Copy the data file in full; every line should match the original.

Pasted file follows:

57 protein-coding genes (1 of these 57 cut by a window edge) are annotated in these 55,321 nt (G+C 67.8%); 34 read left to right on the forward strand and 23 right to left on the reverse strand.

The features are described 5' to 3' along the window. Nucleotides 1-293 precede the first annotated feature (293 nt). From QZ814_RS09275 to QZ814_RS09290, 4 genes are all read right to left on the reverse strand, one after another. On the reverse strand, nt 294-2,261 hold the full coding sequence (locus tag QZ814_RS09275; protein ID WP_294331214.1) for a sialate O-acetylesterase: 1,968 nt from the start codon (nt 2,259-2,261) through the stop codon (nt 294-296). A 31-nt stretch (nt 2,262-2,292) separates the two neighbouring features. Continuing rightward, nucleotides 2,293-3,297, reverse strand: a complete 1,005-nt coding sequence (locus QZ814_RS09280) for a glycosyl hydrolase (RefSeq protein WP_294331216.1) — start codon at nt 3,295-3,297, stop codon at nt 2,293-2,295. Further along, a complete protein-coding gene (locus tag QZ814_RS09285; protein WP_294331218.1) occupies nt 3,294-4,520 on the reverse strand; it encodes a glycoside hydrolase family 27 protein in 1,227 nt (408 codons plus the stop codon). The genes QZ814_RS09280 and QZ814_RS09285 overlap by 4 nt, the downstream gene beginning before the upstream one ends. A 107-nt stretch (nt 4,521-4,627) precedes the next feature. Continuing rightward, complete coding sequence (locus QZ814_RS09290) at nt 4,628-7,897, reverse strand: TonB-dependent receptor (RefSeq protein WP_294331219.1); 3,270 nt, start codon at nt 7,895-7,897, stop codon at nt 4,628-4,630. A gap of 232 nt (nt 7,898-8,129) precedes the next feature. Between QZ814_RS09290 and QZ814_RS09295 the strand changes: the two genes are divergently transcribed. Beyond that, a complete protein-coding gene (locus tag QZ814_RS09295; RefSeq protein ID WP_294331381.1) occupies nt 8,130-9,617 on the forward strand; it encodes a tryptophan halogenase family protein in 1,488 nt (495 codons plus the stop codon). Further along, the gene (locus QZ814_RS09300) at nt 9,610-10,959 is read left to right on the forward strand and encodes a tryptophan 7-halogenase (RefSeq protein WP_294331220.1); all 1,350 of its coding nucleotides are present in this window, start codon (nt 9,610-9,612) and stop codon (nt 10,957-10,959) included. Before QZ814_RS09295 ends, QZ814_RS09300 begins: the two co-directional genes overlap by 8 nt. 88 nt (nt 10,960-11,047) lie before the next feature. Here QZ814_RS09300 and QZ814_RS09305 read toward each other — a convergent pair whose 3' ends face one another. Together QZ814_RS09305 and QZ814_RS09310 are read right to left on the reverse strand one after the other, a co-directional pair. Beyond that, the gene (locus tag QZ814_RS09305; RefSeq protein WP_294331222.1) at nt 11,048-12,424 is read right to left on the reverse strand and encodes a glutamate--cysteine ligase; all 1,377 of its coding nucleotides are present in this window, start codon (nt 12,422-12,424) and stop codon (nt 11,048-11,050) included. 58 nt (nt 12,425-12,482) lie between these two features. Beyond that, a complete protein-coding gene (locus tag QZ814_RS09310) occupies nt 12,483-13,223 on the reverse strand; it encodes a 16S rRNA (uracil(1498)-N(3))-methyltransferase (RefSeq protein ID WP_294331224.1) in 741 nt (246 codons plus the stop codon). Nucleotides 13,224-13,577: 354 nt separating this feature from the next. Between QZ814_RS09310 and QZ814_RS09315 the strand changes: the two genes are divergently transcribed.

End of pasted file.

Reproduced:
57 protein-coding genes (1 of these 57 cut by a window edge) are annotated in these 55,321 nt (G+C 67.8%); 34 read left to right on the forward strand and 23 right to left on the reverse strand.

The features are described 5' to 3' along the window. Nucleotides 1-293 precede the first annotated feature (293 nt). From QZ814_RS09275 to QZ814_RS09290, 4 genes are all read right to left on the reverse strand, one after another. On the reverse strand, nt 294-2,261 hold the full coding sequence (locus tag QZ814_RS09275; protein ID WP_294331214.1) for a sialate O-acetylesterase: 1,968 nt from the start codon (nt 2,259-2,261) through the stop codon (nt 294-296). A 31-nt stretch (nt 2,262-2,292) separates the two neighbouring features. Continuing rightward, nucleotides 2,293-3,297, reverse strand: a complete 1,005-nt coding sequence (locus QZ814_RS09280) for a glycosyl hydrolase (RefSeq protein WP_294331216.1) — start codon at nt 3,295-3,297, stop codon at nt 2,293-2,295. Further along, a complete protein-coding gene (locus tag QZ814_RS09285; protein WP_294331218.1) occupies nt 3,294-4,520 on the reverse strand; it encodes a glycoside hydrolase family 27 protein in 1,227 nt (408 codons plus the stop codon). The genes QZ814_RS09280 and QZ814_RS09285 overlap by 4 nt, the downstream gene beginning before the upstream one ends. A 107-nt stretch (nt 4,521-4,627) precedes the next feature. Continuing rightward, complete coding sequence (locus QZ814_RS09290) at nt 4,628-7,897, reverse strand: TonB-dependent receptor (RefSeq protein WP_294331219.1); 3,270 nt, start codon at nt 7,895-7,897, stop codon at nt 4,628-4,630. A gap of 232 nt (nt 7,898-8,129) precedes the next feature. Between QZ814_RS09290 and QZ814_RS09295 the strand changes: the two genes are divergently transcribed. Beyond that, a complete protein-coding gene (locus tag QZ814_RS09295; RefSeq protein ID WP_294331381.1) occupies nt 8,130-9,617 on the forward strand; it encodes a tryptophan halogenase family protein in 1,488 nt (495 codons plus the stop codon). Further along, the gene (locus QZ814_RS09300) at nt 9,610-10,959 is read left to right on the forward strand and encodes a tryptophan 7-halogenase (RefSeq protein WP_294331220.1); all 1,350 of its coding nucleotides are present in this window, start codon (nt 9,610-9,612) and stop codon (nt 10,957-10,959) included. Before QZ814_RS09295 ends, QZ814_RS09300 begins: the two co-directional genes overlap by 8 nt. 88 nt (nt 10,960-11,047) lie before the next feature. Here QZ814_RS09300 and QZ814_RS09305 read toward each other — a convergent pair whose 3' ends face one another. Together QZ814_RS09305 and QZ814_RS09310 are read right to left on the reverse strand one after the other, a co-directional pair. Beyond that, the gene (locus tag QZ814_RS09305; RefSeq protein WP_294331222.1) at nt 11,048-12,424 is read right to left on the reverse strand and encodes a glutamate--cysteine ligase; all 1,377 of its coding nucleotides are present in this window, start codon (nt 12,422-12,424) and stop codon (nt 11,048-11,050) included. 58 nt (nt 12,425-12,482) lie between these two features. Beyond that, a complete protein-coding gene (locus tag QZ814_RS09310) occupies nt 12,483-13,223 on the reverse strand; it encodes a 16S rRNA (uracil(1498)-N(3))-methyltransferase (RefSeq protein ID WP_294331224.1) in 741 nt (246 codons plus the stop codon). Nucleotides 13,224-13,577: 354 nt separating this feature from the next. Between QZ814_RS09310 and QZ814_RS09315 the strand changes: the two genes are divergently transcribed.